Sugarloaf Mountain of Maine Hike via the Appalachian Trail

Sugarloaf Mountain of Maine Hike via the Appalachian Trail


Sugarloaf AT Trailhead
The Appalachian Trail blaze on the Caribou Valley Road, marking the trailhead for Sugarloaf Mountain.

Distance: 6.4 miles (round trip from Caribou Pond Road gate)
Time: 3.5-5.5 hours
Difficulty: Pack the Aleve
Sugarloaf Elevation: 4,237 feet
Elevation Gain: 2,229 feet

Best known for the ski resort, Sugarloaf is Maine’s second-highest mountain, making it a top bucket list hike for peak baggers. Don’t be fooled by the relatively short hiking distance, Sugarloaf via the Appalachian Trail is not for the faint of hiking. Of the 2,229 feet of elevation gain, 800 feet is earned in a butt-kicking, three-quarter-of-a-mile section traversing a rocky outcropping.

(Yes, you can hike Sugarloaf via the ski resort, but where’s the fun in that?)

It’s important to note that the condition of Caribou Pond Road (aka Caribou Valley Road) can significantly change from year to year. It was previously possible to drive this old logging road to the Appalachian Trail crossing, but at the time of this writing, there’s a gate and a parking area 0.4 miles short of the trail (see directions below for more). There’s also a bridge crossing a mile or so before here that is getting questionable to drive over, and could soon become unpassable without repair. In short, be prepared to add a few miles of dirt road hiking to this trek—but don’t fret, it’s worth it.

From the Caribou Pond Road crossing, the Appalachian Trail drops down to the South Branch of the Carrabassett River. Just before the river is a stealth campsite often frequented by thru-hikers. The river crossing is a sequence of large rock-hops with a plank currently available. In normal conditions, the river is easily negotiable, but exercise caution after periods of extreme rainfall or during the spring melt.

AT Carrabasset River Campsite
The stealth campsite along the South Branch of the Carrabassett River. Complete with chic thru-hiker amenities such as fallen tree seating.
Carrabasset River AT Crossing
The Appalachian Trail’s crossing on the South Branch of the Carrabassett River.

Once across the Carrabassett River, the real fun begins with the three-quarter-of-a-mile stretch gaining 800 feet. At first, it’s merely a steep and rocky climb of Sugarloaf’s northwest shoulder, but the rocks get bigger, turning into a full-on ledge outcropping. This section is immense fun, but also tricky on the descent, especially for thru hikers with full packs, so plan carefully around inclement weather.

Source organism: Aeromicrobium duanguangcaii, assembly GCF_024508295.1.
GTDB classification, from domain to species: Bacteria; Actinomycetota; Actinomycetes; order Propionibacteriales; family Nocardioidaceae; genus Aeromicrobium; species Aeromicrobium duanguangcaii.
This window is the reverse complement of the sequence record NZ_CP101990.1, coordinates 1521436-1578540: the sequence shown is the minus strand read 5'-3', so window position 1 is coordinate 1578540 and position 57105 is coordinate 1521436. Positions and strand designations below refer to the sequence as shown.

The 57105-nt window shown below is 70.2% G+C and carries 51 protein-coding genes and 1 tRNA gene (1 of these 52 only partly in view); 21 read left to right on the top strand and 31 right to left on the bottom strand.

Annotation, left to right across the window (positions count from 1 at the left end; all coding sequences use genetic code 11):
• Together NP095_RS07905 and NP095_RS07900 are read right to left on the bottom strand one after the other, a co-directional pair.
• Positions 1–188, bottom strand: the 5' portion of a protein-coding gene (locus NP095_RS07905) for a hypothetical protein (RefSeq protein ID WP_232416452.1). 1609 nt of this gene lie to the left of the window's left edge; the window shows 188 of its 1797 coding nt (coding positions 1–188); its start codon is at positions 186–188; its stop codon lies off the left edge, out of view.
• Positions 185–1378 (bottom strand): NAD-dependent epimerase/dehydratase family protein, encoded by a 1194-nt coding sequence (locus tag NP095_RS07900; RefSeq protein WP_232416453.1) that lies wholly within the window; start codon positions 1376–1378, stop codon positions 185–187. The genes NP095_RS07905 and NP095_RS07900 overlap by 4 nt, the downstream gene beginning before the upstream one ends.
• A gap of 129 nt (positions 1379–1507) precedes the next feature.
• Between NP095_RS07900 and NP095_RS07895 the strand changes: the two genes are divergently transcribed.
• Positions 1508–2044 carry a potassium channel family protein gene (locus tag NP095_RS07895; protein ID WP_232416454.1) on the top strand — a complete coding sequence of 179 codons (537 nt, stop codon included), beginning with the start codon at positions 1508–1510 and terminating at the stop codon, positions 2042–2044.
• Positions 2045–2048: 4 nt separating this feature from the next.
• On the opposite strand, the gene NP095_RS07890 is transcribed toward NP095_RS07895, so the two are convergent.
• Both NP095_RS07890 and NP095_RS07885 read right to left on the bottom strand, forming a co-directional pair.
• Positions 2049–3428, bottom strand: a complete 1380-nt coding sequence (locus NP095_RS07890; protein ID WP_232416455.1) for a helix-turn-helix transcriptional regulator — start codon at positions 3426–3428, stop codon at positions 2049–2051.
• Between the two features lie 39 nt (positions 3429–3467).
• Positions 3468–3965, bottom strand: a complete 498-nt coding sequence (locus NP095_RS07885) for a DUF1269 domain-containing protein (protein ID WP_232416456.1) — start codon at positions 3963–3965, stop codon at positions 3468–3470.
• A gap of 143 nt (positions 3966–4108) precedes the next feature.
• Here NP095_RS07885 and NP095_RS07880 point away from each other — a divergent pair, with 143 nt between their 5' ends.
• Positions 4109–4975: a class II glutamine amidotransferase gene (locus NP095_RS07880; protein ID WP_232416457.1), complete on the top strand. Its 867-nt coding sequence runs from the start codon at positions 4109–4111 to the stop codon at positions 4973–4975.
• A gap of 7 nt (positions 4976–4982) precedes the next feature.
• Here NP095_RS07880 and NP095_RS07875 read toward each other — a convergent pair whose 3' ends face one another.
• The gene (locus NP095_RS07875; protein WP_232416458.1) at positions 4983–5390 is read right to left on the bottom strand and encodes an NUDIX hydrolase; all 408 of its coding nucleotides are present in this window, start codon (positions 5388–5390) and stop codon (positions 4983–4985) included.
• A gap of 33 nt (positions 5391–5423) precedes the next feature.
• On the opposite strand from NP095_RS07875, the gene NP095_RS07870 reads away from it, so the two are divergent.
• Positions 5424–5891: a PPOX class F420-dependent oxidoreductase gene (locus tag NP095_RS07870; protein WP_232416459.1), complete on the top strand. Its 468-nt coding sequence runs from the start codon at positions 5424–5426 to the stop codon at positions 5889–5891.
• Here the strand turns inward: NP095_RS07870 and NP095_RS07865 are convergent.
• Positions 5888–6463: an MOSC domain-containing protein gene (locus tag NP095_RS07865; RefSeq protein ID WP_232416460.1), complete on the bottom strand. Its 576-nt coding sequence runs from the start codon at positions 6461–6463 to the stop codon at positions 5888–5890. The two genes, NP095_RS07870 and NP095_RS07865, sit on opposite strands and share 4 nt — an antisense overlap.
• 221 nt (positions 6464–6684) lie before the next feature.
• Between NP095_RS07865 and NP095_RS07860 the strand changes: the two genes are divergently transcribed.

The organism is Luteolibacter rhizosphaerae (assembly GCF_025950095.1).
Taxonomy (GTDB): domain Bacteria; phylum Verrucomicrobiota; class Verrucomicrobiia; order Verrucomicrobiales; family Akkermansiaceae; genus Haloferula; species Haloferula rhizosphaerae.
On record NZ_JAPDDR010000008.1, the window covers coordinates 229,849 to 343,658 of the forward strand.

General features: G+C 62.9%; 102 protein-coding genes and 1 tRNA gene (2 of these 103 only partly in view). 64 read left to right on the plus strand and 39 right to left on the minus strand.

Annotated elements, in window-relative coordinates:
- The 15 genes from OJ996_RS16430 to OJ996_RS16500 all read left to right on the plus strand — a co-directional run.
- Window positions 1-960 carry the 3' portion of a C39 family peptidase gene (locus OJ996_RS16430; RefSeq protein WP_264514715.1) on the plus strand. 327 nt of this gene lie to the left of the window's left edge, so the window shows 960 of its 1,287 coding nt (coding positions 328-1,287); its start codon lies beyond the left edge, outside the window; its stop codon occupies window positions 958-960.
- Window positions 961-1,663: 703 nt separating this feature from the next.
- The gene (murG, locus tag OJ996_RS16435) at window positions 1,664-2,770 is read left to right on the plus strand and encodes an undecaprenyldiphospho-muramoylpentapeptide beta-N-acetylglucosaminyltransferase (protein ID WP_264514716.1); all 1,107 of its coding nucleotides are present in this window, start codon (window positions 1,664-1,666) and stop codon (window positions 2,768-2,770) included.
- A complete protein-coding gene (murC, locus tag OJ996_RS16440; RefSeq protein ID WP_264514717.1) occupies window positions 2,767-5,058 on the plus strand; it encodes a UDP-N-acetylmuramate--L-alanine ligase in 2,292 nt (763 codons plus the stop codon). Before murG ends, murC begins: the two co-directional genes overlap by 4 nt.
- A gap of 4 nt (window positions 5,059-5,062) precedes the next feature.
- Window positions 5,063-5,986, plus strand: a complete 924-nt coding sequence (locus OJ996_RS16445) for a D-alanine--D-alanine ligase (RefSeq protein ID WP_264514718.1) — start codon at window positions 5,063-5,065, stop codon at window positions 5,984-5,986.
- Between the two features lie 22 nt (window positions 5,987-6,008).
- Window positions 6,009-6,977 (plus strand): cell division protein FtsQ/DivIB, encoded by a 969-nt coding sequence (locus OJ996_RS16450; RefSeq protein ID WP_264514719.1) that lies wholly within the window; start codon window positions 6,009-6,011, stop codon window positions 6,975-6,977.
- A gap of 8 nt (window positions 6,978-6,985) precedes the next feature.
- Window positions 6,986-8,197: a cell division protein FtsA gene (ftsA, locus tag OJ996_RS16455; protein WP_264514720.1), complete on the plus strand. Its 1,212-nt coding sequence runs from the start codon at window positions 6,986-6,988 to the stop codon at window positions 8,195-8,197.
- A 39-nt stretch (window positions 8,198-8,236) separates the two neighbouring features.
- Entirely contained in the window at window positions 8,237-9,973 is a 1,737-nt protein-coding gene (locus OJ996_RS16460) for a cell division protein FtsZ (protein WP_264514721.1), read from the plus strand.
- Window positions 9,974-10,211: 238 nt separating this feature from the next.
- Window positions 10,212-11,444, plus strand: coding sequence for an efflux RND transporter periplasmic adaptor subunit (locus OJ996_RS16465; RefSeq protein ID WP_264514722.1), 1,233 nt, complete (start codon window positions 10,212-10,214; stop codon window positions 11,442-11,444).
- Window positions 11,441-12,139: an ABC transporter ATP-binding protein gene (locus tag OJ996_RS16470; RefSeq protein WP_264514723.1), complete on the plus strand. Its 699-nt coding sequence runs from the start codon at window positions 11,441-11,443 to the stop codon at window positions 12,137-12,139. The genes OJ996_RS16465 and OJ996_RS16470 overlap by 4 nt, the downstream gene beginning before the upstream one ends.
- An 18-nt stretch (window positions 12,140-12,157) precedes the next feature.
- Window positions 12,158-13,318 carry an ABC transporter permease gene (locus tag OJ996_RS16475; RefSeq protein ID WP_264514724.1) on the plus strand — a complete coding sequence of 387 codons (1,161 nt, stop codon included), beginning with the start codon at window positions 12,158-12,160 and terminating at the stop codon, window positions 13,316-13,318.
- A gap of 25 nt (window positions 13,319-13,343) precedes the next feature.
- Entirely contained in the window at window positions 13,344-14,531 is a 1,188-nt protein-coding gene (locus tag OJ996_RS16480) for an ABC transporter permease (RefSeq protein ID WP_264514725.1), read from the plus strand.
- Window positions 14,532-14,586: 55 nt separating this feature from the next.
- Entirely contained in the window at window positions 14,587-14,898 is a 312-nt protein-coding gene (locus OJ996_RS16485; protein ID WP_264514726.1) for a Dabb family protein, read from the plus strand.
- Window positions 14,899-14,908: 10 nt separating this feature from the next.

AT Sugarloaf Boulders
The steep rock outcropping on the Appalachian Trail’s southbound ascent of Sugarloaf Mountain.

Once the AT crests the southwest shoulder, hikers are out of the woods on the difficult climbing. For a short stretch, you’ll also literally be out of the woods and exposed to the elements (this is where your mother reminds you to bring layers, including rain gear, but I’m not her, so I’ll just say: don’t be stupid). The views from here are grand, staring down into a 500-foot ravine, as well as across Caribou Valley to Crocker Mountain.

AT Sugarloaf View Crocker
The view across Caribou Valley from the northwest shoulder of Sugarloaf, eyeing the South and North Peaks of Crocker Mountain.
AT Sugarloaf Shoulder
The AT’s exposed section along the Sugarloaf shoulder.
AT Sugarloaf Shoulder Cliff
Looking into the 500-foot ravine from the Appalachian Trail.

The trail cuts back into the softwoods and is relatively easy for the next 1.4 miles with a gradual ascent to the intersection with the Sugarloaf and Spaulding Mountains Trail.

AT Sugarloaf Shoulder Bog
A water/mud crossing on the easy stretch.
AT Sugarloaf Sign
The AT intersection with the Sugarloaf and Spaulding Mountains Trail. It’s actually 0.52 miles to the top of Sugarloaf, but who’s counting?

For thru-hikers who are prone to skipping blue blaze trails, you’ll want to think twice about bypassing Sugarloaf on clear days. The views are worth the extra mile of sweat, and camping is available a short distance from here in either direction. The hike from this junction is a steady and moderate climb to the open summit upon a trail planted with rocks.

AT Sugarloaf Climb
The Sugarloaf and Spaulding Mountains trail looks like this the whole way from the AT intersection to the Sugarloaf summit.
Sugarloaf Mountain Maine Summit
The final ascent to the Sugarloaf summit, looking up at the cell tower. Note the open exposure. Winds can be extreme up here.
Sugarloaf Maine Summit View
From the Sugarloaf summit, the view over the top of the ski lift to Crocker Mountain.
Sugarloaf Maine Underclouds Burnt Hill
I hiked Sugarloaf on an overcast day, so the typically spectacular views were in hiding. That said, the under clouds put on a good show. Here Burnt Hill is peaking through.
Sugarloaf Maine Underclouds Spaulding Mountain
In the other direction, Spaulding mountain edged over the clouds. See more photos below.

Directions to Sugarloaf Hike via Caribou Pond Road

Caribou Pond Road (Caribou Valley Road) is the only dirt road on Maine Routes 16/27 between the Appalachian Trail Crossing (1.75 miles south on the right) and Sugarloaf Ski Resort (1 mile north on the left). From Routes 16/27, it’s 4.3 miles on the Caribou Pond Road to the AT trailhead for Sugarloaf on the left and Crocker Mountain on the right; however, there’s currently a closed gate and parking area at the 3.9-mile mark. Note: the condition of Caribou Pond Road is unreliable, and there’s potential in the future for needing to park well before the gate. Think of this as bonus hiking with wildflower potential:

Caribou Valley Road Daisy
Daisies and other wildflowers litter Caribou Pond Road.
Sugarloaf Underclouds Filtered
Playing with camera filters on the Sugarloaf under clouds.
Sugarloaf Maine Black and White
Black and white also looked cool.

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